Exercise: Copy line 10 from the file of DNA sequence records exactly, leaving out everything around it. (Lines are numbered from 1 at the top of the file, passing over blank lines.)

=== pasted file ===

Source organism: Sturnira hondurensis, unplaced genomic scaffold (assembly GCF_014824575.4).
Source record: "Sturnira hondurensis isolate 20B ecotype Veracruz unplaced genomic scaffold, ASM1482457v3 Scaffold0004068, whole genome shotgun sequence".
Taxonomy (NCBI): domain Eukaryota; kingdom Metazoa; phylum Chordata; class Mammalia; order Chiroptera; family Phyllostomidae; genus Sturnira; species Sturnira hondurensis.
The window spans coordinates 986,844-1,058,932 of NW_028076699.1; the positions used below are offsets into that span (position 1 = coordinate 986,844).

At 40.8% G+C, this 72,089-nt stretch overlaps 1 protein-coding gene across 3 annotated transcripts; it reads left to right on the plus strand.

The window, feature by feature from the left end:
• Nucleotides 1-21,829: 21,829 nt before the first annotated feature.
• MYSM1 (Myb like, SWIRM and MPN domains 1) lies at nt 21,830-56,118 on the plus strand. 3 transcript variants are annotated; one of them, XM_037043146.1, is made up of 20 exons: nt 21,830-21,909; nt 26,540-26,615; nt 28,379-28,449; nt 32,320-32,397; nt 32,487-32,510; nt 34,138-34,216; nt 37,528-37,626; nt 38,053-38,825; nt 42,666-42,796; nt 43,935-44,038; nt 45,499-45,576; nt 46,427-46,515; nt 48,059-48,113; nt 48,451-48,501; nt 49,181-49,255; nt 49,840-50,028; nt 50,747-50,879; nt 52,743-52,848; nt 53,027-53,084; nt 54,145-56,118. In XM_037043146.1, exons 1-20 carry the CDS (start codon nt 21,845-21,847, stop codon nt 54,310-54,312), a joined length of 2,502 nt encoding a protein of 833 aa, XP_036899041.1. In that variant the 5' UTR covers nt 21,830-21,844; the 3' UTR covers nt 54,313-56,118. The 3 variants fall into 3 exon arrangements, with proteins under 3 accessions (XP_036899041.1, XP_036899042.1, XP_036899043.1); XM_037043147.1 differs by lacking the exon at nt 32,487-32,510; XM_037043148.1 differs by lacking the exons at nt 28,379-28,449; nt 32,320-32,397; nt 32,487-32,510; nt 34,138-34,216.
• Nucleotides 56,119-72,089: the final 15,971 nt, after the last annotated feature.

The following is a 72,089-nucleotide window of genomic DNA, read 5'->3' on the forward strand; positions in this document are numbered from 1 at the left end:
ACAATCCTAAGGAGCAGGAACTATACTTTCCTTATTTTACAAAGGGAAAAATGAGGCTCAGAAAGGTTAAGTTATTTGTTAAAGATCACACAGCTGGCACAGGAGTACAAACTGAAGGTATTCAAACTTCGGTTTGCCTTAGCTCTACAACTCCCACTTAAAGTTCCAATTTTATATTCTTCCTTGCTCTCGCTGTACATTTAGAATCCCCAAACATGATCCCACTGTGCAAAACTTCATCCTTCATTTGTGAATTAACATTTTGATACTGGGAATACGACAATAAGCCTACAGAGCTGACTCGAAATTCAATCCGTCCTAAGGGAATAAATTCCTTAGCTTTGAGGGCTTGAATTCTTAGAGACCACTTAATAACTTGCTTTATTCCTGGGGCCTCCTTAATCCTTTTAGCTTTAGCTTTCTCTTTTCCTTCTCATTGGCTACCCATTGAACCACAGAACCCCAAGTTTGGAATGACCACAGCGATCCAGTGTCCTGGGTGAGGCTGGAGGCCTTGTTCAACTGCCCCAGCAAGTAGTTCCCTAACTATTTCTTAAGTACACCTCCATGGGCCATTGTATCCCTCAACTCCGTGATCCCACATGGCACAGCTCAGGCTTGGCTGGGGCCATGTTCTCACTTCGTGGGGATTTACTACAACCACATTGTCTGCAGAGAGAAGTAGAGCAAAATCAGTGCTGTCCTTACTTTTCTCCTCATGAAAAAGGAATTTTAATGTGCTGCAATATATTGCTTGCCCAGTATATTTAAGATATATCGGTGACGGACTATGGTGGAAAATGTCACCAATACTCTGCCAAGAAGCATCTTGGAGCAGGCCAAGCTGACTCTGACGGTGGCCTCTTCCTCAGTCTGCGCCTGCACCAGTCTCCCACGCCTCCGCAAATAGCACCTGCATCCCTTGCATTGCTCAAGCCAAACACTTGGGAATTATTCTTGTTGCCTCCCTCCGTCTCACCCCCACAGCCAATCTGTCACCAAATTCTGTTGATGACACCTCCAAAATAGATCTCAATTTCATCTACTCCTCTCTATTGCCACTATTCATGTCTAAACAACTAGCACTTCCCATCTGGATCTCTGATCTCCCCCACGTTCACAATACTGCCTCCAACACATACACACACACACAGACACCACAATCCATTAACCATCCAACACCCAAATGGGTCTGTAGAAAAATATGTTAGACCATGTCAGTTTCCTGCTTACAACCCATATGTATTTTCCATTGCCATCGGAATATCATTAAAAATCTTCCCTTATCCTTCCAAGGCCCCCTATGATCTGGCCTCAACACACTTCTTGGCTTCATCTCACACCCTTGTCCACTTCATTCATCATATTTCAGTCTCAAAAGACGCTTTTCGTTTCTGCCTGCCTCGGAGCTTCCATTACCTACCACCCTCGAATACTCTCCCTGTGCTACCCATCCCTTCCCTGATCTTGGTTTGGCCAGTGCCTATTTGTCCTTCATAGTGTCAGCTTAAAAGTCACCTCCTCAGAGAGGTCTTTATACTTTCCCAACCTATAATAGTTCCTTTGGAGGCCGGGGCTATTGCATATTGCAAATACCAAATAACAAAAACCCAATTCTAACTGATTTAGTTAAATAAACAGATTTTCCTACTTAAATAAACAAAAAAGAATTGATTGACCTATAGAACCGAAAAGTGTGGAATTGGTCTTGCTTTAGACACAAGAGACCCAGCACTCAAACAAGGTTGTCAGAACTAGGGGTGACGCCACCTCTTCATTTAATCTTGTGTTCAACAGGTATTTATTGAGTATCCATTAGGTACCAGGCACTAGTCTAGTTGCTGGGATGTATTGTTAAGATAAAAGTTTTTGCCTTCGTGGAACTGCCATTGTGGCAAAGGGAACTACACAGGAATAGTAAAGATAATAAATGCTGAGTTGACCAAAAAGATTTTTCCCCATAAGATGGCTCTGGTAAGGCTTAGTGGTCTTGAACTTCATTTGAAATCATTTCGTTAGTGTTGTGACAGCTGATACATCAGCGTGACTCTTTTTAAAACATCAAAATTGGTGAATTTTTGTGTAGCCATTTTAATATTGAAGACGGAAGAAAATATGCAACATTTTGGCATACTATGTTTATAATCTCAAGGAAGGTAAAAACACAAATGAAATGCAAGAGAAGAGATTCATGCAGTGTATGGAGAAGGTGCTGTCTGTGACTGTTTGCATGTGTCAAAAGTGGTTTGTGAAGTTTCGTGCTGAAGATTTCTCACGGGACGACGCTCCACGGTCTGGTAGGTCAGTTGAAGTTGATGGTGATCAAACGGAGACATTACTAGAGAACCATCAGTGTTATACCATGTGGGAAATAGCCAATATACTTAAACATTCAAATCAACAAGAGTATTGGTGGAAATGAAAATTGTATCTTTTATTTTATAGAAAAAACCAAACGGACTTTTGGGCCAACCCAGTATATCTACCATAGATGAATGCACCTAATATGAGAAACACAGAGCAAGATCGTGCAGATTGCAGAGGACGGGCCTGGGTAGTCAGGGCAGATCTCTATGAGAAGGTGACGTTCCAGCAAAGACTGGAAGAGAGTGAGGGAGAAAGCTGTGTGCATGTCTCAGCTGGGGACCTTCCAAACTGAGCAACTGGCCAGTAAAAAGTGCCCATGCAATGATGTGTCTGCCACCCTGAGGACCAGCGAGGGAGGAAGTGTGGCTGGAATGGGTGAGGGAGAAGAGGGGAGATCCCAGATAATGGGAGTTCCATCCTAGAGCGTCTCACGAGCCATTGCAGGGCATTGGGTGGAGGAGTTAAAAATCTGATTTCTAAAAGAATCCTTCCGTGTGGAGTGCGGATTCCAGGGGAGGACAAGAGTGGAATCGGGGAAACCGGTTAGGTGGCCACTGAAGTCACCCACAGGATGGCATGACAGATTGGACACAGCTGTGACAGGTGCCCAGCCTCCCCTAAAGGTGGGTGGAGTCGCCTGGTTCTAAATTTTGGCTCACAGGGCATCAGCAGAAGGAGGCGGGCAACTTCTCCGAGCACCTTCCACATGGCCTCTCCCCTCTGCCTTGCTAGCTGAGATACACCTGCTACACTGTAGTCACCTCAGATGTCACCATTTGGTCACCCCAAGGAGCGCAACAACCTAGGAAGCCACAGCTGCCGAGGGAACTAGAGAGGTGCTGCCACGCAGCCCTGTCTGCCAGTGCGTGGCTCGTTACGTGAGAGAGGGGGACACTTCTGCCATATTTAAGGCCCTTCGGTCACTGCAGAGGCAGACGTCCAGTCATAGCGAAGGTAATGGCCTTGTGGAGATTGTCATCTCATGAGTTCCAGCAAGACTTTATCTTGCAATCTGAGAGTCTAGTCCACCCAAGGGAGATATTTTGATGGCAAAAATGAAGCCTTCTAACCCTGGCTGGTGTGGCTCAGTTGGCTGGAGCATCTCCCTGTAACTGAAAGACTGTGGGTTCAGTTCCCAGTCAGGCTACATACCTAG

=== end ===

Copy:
The following is a 72,089-nucleotide window of genomic DNA, read 5'->3' on the forward strand; positions in this document are numbered from 1 at the left end: